Most recently, Mr. Hoffmann’s law practice has been focused on international human rights. He has served as independent amicus curiae for the Special Court for Sierra Leone, the International Criminal Tribunal for Rwanda and the International Criminal Tribunal for the Former Yugoslavia, and he has represented clients seeking political asylum from over 10 countries in Africa and Asia.Mr. Hoffmann has represented clients in capital cases and numerous civil rights cases including First Amendment and Eight Amendment cases.

    He is the recipient of awards for his pro bono work from the Georgia Asylum and Immigration Network, Emory University, the State Bar of Georgia and the Women’s Resource Center to End Domestic Violence. He is a frequent lecturer on human rights issues at Emory University, the College of William & Mary, Georgia State University and Georgia Institute of Technology. Before practicing law, Dr. Hoffmann was Assistant Professor of Philosophy at Ithaca College in Ithaca, NY.

  • Katharine Huffman
    Washington, DC
    Development Committee Chairperson

    Katharine Huffman, a Principal at The Raben Group, a DC-based public policy firm founded by former U.S. Assistant Attorney General Robert Raben, began her legal career as a civil rights litigator and Soros Justice Fellow at the Southern Center for Human Rights.  Prior to joining The Raben Group, she served as the Director of State Affairs for the Drug Policy Alliance, founding the organization’s New Mexico office and managing its state-level work across the country.  Katharine currently focuses on constitutional and justice issues at The Raben Group, working with a variety of nonprofit advocacy organizations to identify policy goals, develop short- and long-term strategic plans, and build organizational programming and resources.  In 2008, Katharine led SCHR staff in the effort to develop its first 5 year strategic plan.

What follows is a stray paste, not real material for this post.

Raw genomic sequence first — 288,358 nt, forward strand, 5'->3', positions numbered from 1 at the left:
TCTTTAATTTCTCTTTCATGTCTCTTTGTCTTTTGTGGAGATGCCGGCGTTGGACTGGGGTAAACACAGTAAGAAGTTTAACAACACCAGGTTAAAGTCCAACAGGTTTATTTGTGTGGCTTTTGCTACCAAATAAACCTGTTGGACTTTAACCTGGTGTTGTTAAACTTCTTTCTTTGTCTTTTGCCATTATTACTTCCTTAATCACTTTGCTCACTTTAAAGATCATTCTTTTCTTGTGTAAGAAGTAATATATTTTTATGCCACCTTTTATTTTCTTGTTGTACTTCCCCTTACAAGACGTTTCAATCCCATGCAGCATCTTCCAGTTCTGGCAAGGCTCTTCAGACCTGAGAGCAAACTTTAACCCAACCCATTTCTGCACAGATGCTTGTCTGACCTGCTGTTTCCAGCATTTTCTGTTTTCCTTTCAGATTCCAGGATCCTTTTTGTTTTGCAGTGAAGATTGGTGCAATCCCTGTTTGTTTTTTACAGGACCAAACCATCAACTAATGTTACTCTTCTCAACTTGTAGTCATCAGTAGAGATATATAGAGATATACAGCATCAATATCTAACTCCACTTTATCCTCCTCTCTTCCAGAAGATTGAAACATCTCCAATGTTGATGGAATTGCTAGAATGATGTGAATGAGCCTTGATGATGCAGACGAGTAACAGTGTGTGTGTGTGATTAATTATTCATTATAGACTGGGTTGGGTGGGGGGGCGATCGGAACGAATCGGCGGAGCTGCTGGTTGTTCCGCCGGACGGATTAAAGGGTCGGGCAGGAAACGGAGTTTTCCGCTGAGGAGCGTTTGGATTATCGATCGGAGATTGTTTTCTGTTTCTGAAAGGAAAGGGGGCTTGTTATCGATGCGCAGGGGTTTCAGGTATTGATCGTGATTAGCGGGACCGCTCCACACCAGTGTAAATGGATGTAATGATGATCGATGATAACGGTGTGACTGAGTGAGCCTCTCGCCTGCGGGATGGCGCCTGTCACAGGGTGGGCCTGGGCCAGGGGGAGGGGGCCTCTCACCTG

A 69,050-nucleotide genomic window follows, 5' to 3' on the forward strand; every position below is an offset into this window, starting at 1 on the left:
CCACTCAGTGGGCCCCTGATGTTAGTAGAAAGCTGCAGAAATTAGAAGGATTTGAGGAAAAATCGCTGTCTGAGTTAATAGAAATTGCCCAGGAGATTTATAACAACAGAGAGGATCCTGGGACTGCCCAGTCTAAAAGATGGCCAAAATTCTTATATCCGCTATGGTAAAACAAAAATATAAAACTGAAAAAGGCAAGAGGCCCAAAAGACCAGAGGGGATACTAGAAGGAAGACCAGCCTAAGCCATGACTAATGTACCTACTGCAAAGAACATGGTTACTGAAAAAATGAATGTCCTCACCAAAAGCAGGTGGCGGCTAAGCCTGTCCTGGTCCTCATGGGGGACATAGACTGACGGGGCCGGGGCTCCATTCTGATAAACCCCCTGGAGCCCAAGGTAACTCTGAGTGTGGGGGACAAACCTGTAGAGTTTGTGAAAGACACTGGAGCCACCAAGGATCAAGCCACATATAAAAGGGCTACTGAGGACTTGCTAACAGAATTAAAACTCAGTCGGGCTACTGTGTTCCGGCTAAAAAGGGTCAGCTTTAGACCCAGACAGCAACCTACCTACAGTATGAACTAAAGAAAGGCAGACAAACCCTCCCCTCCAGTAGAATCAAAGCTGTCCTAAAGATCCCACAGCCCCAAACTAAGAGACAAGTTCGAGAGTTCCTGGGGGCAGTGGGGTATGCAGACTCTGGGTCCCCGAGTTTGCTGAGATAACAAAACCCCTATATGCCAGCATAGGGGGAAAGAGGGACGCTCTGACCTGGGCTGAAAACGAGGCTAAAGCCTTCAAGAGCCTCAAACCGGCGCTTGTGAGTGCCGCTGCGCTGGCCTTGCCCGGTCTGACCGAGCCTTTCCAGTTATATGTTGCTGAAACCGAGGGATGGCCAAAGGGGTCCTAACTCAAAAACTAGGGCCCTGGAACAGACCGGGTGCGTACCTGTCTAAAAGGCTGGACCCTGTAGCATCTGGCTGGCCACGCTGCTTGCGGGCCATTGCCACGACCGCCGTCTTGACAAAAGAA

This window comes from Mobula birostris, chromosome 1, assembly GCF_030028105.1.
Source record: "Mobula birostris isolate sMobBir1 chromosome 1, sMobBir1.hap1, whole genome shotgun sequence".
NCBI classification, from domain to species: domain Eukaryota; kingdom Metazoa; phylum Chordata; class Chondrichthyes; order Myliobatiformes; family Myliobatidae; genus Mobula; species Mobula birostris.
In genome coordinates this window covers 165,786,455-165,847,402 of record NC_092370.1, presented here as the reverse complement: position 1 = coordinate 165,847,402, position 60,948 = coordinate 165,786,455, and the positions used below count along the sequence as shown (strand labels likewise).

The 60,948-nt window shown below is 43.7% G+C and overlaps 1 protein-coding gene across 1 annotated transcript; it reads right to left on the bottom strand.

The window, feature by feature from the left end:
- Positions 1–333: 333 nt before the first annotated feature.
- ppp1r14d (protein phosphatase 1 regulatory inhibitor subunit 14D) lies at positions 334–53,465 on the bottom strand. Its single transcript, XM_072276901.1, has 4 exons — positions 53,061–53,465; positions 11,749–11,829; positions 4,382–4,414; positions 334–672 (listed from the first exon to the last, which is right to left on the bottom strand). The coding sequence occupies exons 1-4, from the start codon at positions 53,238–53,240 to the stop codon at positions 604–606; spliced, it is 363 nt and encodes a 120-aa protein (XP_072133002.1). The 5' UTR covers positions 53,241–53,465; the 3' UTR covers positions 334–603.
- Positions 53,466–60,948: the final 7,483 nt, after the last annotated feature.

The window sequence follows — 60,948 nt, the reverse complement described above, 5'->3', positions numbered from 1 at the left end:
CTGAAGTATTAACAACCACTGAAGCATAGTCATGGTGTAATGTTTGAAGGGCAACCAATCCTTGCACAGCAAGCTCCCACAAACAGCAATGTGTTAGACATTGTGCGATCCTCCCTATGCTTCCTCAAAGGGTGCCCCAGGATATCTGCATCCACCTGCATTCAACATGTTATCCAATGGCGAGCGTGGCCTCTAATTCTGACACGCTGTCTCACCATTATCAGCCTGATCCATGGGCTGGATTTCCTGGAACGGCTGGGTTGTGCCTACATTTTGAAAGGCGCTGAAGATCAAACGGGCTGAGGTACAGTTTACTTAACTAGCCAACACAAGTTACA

Katharine is a native of Memphis, Tennessee.  She received her undergraduate degree in Psychology and Music from Emory University, where she was a Robert W. Woodruff Scholar; and her law degree from the Yale Law School.  Following law school, she clerked for the Honorable Martha Craig Daughtrey on the Sixth Circuit Court of Appeals. Katharine was elected to the SCHR board in June 2009.

  • Susan Ten Kwan
    San Francisco, CA

    It is with great sadness that we share the news that our dear friend and board member Susan Kwan passed away January 3, 2014. She passed peacefully, and was surrounded by family members including her husband Mark, and her sons Jake and Max. Our hearts and prayers go out to Susan’s family at this sad time. We think of her wonderful social justice and criminal defense community in the Bay Area as they mourn the loss of one of their most stalwart advocates. In early December, Susan hosted the latest in more than a decade’s worth of annual fundraising receptions in San Francisco for the Southern Center for Human Rights. At that event, we honored her with our first ever Inspiration Award in honor of her tremendous advocacy for her clients and her bottomless support for the Southern Center. The award featured a favorite photo of Susan and Steve Bright and was inscribed: